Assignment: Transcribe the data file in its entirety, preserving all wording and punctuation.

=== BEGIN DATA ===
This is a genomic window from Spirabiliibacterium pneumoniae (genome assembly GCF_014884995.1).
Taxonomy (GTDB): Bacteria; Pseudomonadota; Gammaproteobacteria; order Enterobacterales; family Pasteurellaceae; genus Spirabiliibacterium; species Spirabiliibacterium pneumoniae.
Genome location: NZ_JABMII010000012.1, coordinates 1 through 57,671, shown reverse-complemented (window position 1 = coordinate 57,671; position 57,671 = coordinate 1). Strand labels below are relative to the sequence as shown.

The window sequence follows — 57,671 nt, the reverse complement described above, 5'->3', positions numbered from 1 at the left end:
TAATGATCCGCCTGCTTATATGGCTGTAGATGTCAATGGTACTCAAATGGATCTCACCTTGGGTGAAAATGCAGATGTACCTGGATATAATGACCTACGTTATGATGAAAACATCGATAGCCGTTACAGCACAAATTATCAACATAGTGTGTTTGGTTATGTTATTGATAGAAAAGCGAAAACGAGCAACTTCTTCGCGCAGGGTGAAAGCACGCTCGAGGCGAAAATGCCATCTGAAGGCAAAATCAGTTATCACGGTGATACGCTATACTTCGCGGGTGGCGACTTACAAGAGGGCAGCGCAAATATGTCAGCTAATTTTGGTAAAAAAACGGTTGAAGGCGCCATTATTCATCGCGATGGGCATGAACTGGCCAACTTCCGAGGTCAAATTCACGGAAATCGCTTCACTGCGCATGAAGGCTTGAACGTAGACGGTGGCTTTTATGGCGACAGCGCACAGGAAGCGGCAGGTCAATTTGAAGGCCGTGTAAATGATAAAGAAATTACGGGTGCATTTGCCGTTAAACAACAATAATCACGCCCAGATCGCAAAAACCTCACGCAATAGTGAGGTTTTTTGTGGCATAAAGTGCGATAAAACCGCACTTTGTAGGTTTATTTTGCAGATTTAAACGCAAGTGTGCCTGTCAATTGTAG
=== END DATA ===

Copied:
This is a genomic window from Spirabiliibacterium pneumoniae (genome assembly GCF_014884995.1).
Taxonomy (GTDB): Bacteria; Pseudomonadota; Gammaproteobacteria; order Enterobacterales; family Pasteurellaceae; genus Spirabiliibacterium; species Spirabiliibacterium pneumoniae.
Genome location: NZ_JABMII010000012.1, coordinates 1 through 57,671, shown reverse-complemented (window position 1 = coordinate 57,671; position 57,671 = coordinate 1). Strand labels below are relative to the sequence as shown.

The window sequence follows — 57,671 nt, the reverse complement described above, 5'->3', positions numbered from 1 at the left end:
TAATGATCCGCCTGCTTATATGGCTGTAGATGTCAATGGTACTCAAATGGATCTCACCTTGGGTGAAAATGCAGATGTACCTGGATATAATGACCTACGTTATGATGAAAACATCGATAGCCGTTACAGCACAAATTATCAACATAGTGTGTTTGGTTATGTTATTGATAGAAAAGCGAAAACGAGCAACTTCTTCGCGCAGGGTGAAAGCACGCTCGAGGCGAAAATGCCATCTGAAGGCAAAATCAGTTATCACGGTGATACGCTATACTTCGCGGGTGGCGACTTACAAGAGGGCAGCGCAAATATGTCAGCTAATTTTGGTAAAAAAACGGTTGAAGGCGCCATTATTCATCGCGATGGGCATGAACTGGCCAACTTCCGAGGTCAAATTCACGGAAATCGCTTCACTGCGCATGAAGGCTTGAACGTAGACGGTGGCTTTTATGGCGACAGCGCACAGGAAGCGGCAGGTCAATTTGAAGGCCGTGTAAATGATAAAGAAATTACGGGTGCATTTGCCGTTAAACAACAATAATCACGCCCAGATCGCAAAAACCTCACGCAATAGTGAGGTTTTTTGTGGCATAAAGTGCGATAAAACCGCACTTTGTAGGTTTATTTTGCAGATTTAAACGCAAGTGTGCCTGTCAATTGTAG